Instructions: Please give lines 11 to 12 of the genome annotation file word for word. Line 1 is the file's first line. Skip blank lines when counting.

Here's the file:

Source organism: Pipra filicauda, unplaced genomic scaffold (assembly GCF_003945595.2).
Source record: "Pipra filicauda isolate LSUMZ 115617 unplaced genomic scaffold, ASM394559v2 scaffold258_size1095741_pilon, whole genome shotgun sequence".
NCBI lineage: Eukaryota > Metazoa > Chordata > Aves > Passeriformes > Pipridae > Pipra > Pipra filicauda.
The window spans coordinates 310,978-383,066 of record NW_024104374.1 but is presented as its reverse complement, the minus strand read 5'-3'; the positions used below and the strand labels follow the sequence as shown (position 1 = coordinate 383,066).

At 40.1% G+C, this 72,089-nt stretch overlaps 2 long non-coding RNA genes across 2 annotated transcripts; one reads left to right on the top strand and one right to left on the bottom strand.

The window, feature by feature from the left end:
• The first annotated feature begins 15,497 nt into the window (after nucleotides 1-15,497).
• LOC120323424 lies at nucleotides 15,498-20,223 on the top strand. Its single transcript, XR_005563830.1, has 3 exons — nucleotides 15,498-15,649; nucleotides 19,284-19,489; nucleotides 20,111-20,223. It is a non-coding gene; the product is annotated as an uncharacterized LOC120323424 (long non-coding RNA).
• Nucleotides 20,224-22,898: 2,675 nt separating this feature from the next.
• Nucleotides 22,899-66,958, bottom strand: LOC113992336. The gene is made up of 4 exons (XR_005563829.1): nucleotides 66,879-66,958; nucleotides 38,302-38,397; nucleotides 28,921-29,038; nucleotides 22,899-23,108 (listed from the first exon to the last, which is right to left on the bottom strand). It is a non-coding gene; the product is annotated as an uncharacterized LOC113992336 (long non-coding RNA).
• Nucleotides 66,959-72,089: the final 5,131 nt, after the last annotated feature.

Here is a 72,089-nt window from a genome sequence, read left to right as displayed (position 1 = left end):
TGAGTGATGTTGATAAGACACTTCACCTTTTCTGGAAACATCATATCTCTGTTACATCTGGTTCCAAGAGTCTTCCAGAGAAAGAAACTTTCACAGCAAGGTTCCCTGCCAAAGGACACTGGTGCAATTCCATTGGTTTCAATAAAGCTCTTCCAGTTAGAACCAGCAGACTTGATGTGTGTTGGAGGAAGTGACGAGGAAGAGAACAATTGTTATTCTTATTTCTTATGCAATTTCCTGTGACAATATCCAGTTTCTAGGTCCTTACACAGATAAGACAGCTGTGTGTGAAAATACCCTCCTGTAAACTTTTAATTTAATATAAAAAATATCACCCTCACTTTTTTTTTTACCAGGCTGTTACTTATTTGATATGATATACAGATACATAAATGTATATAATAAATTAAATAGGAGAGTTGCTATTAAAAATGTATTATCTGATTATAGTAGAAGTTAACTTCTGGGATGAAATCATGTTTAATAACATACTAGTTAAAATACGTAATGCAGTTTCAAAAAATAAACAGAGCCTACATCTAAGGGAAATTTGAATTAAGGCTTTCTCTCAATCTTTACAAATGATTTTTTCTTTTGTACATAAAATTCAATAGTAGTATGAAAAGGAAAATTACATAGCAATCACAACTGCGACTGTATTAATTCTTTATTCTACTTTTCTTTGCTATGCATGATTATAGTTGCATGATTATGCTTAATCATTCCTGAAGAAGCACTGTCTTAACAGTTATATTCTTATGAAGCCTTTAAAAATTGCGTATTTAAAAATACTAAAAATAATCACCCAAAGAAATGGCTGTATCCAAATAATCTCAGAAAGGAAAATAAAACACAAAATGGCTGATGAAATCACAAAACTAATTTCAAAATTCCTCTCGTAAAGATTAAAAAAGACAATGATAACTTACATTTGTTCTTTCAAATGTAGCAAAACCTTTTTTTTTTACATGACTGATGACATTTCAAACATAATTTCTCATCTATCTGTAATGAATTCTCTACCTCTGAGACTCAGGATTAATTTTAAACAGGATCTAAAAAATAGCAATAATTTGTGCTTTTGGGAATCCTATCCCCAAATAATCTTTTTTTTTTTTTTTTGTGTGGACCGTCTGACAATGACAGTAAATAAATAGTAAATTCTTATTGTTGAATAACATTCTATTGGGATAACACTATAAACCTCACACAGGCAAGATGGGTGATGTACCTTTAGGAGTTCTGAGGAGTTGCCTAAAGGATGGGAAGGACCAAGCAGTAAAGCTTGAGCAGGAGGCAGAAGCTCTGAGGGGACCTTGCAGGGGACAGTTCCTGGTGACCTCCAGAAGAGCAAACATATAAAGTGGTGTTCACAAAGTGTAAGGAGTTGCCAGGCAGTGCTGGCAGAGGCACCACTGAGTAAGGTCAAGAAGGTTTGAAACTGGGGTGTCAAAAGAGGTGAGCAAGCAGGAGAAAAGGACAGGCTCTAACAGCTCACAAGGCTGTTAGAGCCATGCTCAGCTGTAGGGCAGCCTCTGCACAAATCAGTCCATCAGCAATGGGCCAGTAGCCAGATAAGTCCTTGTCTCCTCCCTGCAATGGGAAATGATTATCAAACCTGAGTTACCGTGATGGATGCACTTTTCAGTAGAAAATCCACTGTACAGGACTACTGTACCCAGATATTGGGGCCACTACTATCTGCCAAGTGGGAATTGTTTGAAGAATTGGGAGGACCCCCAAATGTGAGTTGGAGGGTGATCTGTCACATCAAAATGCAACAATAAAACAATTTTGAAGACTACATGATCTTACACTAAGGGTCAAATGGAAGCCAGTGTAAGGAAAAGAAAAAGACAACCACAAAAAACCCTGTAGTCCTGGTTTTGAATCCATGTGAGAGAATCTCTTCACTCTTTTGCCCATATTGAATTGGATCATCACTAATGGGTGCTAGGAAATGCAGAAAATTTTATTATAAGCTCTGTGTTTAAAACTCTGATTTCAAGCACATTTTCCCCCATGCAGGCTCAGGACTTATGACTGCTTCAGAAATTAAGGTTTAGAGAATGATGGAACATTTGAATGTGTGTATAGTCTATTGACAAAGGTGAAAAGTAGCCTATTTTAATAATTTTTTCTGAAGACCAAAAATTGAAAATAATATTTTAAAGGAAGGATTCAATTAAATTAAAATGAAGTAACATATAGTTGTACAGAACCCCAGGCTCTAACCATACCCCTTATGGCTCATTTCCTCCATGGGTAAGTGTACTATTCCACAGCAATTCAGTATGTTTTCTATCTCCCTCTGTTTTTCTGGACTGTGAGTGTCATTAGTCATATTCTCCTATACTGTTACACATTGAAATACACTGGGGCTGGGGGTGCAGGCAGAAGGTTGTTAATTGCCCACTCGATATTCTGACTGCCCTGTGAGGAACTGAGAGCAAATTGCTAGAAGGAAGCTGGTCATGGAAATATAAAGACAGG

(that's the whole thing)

• Nucleotides 66,959-72,089: the final 5,131 nt, after the last annotated feature.

Here is a 72,089-nt window from a genome sequence, read left to right as displayed (position 1 = left end):